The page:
Pointing out structural inequities in the US economic system, which I did in a recent blog post, is one thing. Proposing actual solutions is another. So I’m going to take a shot. First up? Social Security.
You all know the problem. At current projected rates, the Social Security Trust Fund starts running out of money sometime around 2037 – the surplus in the fund would be gone, and taxes coming in would no longer be sufficient to pay the benefits owed. Benefits would have to be cut, eligibility ages raised, or both, and probably drastically.
Currently, employees pay 4.2 percent of their income in Social Security taxes, while their employers pay 6.2 percent of each employee’s pay. Historically, employees and employers both paid the 6.2 percent, but the employee deduction was reduced during the recent economic crisis to try to inject more money into the economy. Presumably, employees soon will again be paying 6.2 percent.
Well, 88 percent of employees will. The highest earning 12 percent? A few of them will be paying close to that, but most of them will be paying less. Far less.
See, Social Security taxes are capped – higher earning taxpayers only pay Social Security on the first $106,800 of their wages this year – that figure is indexed for inflation. After that, the tax goes away.
Let’s do some math, shall we? Suppose you earn $200,000 a year. At the normal 6.2 percent rate, you would pay $6,621.60 in Social Security taxes. That’s not 6.2 percent of your income. It’s 3.3 percent. Suppose you make $1,000,000. That $6,621.60 you paid in Social Security taxes is only 0.7 percent of your income. Meanwhile, the 88 percent of American earning less than $106,800 a year all paid the full 6.2 percent on every cent they earned.
What is the Social Security Trust Fund losing out on in money? In 2010, the total amount of income reported on individual US tax returns was $7.6 trillion. But almost exactly half of that, just a shade less than $3.8 trillion dollars, was reported by taxpayers earning more than $106,800. In other words, the 12 percent of people making the most money make half of all the reported income in this country – and they pay a lower effective tax rate than everyone else because every cent they make above the Social Security tax threshold does not face the 6.2 percent Social Security tax.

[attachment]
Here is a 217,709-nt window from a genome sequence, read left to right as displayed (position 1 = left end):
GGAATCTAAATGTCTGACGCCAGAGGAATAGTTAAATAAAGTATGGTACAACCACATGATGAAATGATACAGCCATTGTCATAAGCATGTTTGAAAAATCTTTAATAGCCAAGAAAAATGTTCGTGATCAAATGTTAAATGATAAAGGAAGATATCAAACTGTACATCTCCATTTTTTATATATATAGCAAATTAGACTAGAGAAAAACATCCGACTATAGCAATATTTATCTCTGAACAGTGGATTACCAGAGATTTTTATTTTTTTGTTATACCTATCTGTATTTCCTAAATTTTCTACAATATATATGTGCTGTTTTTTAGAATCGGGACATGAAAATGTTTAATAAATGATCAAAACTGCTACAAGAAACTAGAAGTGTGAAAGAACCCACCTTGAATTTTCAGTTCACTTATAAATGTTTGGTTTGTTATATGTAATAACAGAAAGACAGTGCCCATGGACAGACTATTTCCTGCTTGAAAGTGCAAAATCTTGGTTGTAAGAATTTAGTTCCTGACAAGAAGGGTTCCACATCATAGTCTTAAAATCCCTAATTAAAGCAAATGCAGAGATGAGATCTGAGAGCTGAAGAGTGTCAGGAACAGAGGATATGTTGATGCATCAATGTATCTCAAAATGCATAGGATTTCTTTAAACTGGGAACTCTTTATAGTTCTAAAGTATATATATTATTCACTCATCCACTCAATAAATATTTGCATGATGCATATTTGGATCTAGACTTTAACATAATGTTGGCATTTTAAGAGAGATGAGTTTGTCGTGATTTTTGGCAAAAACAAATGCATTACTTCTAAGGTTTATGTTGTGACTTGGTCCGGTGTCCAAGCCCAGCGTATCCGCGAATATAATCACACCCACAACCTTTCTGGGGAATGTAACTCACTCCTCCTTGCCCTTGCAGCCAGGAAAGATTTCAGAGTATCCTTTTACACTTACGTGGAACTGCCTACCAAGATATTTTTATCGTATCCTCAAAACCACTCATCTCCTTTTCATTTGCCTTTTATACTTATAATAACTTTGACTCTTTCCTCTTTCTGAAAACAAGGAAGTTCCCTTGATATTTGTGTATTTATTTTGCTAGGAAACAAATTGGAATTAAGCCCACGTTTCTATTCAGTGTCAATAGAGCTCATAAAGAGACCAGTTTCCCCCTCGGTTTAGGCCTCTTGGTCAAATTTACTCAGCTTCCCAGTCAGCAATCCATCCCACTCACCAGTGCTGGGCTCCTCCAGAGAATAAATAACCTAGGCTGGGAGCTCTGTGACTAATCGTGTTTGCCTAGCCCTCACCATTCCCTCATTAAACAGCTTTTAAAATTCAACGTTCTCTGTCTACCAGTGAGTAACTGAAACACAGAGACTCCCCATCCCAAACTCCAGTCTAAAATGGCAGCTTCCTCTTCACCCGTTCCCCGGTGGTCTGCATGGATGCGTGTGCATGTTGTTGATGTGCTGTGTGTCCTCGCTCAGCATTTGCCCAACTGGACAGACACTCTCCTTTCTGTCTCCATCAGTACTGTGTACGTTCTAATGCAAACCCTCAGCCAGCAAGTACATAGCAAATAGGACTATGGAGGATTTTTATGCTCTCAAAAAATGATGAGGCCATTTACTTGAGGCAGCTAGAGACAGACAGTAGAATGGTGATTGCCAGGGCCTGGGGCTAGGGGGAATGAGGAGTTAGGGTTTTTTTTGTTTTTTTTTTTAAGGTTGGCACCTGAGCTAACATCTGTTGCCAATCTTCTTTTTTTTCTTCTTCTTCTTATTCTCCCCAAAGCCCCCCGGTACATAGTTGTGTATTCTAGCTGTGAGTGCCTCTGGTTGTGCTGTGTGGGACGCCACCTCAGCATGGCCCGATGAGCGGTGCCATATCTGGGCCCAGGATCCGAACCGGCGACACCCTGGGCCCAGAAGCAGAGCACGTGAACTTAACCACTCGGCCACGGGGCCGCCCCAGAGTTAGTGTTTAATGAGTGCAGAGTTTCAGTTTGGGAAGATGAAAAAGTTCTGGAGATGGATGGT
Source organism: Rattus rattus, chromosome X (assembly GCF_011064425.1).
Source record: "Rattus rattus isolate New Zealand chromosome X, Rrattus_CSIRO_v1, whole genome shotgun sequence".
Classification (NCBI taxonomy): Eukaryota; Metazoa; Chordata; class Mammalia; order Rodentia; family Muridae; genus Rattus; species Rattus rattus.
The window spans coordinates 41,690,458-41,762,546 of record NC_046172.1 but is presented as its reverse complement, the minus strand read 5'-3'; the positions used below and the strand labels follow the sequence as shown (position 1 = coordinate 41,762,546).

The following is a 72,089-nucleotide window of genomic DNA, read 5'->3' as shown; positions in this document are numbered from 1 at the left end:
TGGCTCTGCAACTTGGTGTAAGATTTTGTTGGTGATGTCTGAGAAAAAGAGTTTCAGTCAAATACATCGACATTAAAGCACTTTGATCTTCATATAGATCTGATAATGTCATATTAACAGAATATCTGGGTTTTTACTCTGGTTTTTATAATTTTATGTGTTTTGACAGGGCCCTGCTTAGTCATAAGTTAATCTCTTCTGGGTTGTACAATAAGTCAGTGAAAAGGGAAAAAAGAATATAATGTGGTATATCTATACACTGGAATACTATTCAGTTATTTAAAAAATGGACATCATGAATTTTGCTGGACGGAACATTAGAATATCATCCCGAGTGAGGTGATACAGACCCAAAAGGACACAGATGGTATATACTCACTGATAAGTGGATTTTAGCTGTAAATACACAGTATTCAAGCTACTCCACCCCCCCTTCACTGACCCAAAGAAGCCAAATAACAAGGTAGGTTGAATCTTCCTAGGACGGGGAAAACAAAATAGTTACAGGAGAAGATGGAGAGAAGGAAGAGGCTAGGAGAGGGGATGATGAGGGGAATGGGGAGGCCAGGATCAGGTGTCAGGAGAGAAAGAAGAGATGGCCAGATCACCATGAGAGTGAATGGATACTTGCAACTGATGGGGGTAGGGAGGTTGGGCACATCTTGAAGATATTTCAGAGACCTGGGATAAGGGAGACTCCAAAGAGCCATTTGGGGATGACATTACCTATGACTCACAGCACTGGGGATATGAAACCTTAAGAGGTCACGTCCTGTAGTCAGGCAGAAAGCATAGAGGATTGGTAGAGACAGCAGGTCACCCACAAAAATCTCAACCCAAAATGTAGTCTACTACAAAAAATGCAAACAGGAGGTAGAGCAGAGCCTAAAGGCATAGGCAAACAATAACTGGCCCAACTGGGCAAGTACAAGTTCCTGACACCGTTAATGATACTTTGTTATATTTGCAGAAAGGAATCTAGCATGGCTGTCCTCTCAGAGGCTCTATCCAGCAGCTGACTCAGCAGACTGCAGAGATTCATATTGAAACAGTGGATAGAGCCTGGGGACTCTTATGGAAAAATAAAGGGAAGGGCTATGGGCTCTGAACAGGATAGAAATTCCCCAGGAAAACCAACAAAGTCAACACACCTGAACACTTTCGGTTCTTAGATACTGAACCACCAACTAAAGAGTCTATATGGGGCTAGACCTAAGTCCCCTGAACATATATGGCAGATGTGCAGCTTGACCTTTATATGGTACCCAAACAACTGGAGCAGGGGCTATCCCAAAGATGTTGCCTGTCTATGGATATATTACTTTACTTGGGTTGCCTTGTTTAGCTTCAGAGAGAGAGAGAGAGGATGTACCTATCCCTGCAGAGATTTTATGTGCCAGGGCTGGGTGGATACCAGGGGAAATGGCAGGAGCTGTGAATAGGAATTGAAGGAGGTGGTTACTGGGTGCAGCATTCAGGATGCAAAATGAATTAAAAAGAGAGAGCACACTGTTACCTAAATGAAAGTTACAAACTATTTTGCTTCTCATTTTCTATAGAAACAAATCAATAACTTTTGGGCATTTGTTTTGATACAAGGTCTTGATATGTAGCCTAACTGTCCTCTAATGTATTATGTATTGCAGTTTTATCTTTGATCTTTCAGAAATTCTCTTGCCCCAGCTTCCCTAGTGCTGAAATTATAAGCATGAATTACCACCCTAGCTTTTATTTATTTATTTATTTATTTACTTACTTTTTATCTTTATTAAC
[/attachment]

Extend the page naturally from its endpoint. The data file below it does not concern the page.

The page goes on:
Simply by eliminating the cap on Social Security taxes, we could DOUBLE the amount of money paid in to the Social Security trust fund.
Which would more than solve the problem.
Wait a minute, you say, wouldn’t the system then have to pay out more in benefits? As currently structured, yes. But by eliminating the cap and then imposing even a tiny means testing requirement – we’re talking about adjusting the formula for individuals who’s highest average earning years come out over $500,000, say, to provide them with benefits at a rate of around what 90 percent of lower earners receive, the problem would be solved. Permanently.
Some will say such a proposal offsets the spirit of Social Security – that it was never meant as a tax, but a plan where everyone pays in equally and everyone receives the same benefits. That’s never been exactly true. Hell, half the money going into the fund now comes from the employer – they don’t get anything out of that other than a deduction. And, even now, the Earned Income Credit, in effect, wipes out Social Security taxes for the lowest-earning workers. And I have no problem with that. A civilization, if it wants to call itself that, makes sure people don’t starve. And it makes sure that, if they’ve worked all their lives, they don’t spend their last days living in a box under a bridge eating dog food. Which means that those who earn the most pay a little more. Under the plan I’m proposing, I’d pay a little more. I’m fine with that.
Next up? How the uber-rich evade taxes through off-shore tax shelters, costing the US Treasury $70 billion (yes with a B) a year in revenue, and what to do about that.